Oliviers host Michael Ball says theatre ahead of film world on diversity
Michael Ball has hailed the theatre world for leading the way over the film industry on the issue of diversity.
The award-winning musical theatre star was speaking ahead of the Olivier Awards, the UK's most prestigious stage honours, which he is hosting on Sunday.
Theatre is in "rude health" at the moment, the 53-year-old said.
"There's a lot of new writing and it's wonderful that we're so much more diverse," he told the Press Association.
"There was a big hoo-ha at the Oscars about diversity, well there's no such problem in the theatre. I think we're doing all right."
Gypsy starring Imelda Staunton leads the way at this year's Olivier Awards with eight nominations overall, the most of any individual show.
Oscar-winner Mark Rylance is nominated for Farinelli And The King and leads a best actor field that includes Benedict Cumberbatch for Hamlet and Kenneth Branagh in The Winter's Tale.
The star-studded ceremony celebrates its 40th anniversary as the world prepares to mark 400 years since Shakespeare's death.
It is being held at London's Royal Opera House and broadcast on ITV.
"There are some categories I can pretty much call," Ball said. "There are others where it's wide open and I won't know until the same time as everybody else."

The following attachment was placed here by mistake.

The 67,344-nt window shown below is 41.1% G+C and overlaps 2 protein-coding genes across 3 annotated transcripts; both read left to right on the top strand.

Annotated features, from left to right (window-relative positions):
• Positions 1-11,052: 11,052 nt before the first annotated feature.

He added: "Best musical, best comedy, and best actor is really open this year. It will be interesting to see if Mark Rylance can do the double - the Oscar and the Olivier."
Worcestershire-born Ball's illustrious career in the West End and on Broadway in New York has spanned more than three decades.
He took home an Olivier for best actor in a musical in 2008 and 2013 for Hairspray and Sweeney Todd, respectively.
"It's such a lovely feeling," he said of his wins. "It's a pat on your back and a hug from your peers and from the people who go to see the shows.
"I really appreciated it, especially for the two I won it for because they were such fabulous shows to be a part of. It was the icing on the cake, I was just thrilled."
When asked if a theatre background is advantageous for actors, Ball is unequivocal on the subject.
"It's the greatest training that you can get," he said.
"In television in America especially, and in film too, so many British actors are getting opportunities over there."
He continued: "Actors that started off in British theatre. That live performance, that immediacy of understanding what an audience is feeling, how they're responding to what you're doing.
Ball praised the foundation common in many of today's acclaimed British stars as "a fine tradition".
"Drama schools are doing a great job providing a good grounding for people entering into the business," he said.
"It's interesting that when people have huge commercial success in movies and in television, they all want to come back and do a theatre production when they can because nothing will give you the excitement that the theatre does."
:: The Olivier Awards will be broadcast at 10.15pm on ITV.